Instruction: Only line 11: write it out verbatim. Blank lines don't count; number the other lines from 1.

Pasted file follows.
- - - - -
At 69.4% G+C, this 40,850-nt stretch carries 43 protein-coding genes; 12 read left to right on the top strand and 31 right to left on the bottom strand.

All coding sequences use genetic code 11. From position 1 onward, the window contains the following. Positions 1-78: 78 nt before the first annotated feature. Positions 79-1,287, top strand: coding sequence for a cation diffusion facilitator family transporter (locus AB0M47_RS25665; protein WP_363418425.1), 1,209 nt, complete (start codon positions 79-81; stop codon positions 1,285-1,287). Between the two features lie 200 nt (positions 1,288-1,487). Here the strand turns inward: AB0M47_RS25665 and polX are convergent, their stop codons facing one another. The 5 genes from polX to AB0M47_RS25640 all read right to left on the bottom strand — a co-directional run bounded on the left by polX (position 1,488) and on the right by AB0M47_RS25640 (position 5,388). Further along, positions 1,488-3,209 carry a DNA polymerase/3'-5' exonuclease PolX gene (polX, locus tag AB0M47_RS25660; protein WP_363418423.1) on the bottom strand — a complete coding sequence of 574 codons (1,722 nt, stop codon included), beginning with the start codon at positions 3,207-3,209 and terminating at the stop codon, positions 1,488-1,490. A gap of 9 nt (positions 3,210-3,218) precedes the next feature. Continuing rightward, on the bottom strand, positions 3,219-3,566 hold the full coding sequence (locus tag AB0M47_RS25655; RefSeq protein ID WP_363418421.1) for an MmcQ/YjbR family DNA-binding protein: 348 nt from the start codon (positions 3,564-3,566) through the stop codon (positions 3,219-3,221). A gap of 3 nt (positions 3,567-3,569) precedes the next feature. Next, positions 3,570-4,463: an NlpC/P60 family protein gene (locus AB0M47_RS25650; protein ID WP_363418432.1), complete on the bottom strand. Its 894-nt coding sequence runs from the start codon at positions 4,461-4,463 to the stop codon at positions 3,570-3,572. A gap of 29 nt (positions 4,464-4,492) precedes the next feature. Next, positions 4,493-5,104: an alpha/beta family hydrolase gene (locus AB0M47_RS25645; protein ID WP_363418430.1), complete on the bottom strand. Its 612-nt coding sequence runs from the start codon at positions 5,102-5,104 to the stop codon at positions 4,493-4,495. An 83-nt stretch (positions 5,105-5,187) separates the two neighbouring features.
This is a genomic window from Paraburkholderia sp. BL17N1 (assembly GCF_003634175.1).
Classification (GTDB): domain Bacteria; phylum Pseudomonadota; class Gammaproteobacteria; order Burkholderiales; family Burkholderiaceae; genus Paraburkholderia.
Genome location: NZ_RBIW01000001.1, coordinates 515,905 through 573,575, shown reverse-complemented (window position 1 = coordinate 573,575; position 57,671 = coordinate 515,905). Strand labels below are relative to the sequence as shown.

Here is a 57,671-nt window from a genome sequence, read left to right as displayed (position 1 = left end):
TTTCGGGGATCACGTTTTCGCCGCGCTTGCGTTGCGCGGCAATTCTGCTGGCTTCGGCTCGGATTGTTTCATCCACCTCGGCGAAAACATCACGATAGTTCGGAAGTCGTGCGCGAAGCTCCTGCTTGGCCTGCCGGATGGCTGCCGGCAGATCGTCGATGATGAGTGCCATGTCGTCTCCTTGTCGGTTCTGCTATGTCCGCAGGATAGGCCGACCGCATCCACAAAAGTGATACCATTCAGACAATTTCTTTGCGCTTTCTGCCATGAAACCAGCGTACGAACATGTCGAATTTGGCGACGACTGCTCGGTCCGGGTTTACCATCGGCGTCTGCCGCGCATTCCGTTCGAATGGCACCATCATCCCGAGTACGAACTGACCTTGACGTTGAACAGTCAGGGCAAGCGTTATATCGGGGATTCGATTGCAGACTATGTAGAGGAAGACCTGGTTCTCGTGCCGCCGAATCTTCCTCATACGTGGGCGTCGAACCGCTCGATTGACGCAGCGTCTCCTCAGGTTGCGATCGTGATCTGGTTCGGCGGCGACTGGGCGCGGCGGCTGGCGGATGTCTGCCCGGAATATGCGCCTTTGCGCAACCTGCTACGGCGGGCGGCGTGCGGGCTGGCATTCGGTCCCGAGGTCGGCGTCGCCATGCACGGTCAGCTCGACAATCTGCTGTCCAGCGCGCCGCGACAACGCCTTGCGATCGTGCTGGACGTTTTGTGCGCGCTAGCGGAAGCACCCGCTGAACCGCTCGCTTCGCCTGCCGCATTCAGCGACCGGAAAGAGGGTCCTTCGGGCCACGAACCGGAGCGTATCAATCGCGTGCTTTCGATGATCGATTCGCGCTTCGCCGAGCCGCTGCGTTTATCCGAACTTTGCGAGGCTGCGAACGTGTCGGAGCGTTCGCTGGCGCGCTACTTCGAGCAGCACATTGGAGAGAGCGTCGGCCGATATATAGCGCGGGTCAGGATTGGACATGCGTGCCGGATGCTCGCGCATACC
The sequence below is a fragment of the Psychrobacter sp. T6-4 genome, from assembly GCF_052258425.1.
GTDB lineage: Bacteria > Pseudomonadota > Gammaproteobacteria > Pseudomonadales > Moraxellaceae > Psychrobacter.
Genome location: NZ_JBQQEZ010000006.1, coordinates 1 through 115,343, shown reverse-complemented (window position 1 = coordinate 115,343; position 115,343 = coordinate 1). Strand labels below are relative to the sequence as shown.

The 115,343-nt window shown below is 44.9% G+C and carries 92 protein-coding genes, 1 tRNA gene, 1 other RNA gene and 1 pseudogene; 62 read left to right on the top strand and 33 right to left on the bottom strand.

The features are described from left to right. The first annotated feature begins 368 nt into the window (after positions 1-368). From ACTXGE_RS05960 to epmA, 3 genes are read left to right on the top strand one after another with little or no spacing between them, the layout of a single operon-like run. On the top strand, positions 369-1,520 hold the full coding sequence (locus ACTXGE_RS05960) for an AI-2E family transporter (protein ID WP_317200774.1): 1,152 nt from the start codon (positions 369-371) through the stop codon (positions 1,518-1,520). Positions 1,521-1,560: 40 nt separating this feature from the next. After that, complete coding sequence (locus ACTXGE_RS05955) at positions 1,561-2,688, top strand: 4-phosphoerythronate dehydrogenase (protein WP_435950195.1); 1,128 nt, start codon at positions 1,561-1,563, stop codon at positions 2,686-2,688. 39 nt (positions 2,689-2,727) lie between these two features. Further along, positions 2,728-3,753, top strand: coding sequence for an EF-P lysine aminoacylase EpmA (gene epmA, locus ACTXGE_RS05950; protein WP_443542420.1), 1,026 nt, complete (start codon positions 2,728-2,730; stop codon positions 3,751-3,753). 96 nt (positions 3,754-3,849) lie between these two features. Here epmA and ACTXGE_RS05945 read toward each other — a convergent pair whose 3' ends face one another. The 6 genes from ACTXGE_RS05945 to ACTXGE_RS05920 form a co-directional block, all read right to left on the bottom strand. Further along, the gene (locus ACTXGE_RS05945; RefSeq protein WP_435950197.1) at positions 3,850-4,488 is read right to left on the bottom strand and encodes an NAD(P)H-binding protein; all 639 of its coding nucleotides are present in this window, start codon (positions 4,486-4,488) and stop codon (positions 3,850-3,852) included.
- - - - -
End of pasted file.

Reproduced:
The 115,343-nt window shown below is 44.9% G+C and carries 92 protein-coding genes, 1 tRNA gene, 1 other RNA gene and 1 pseudogene; 62 read left to right on the top strand and 33 right to left on the bottom strand.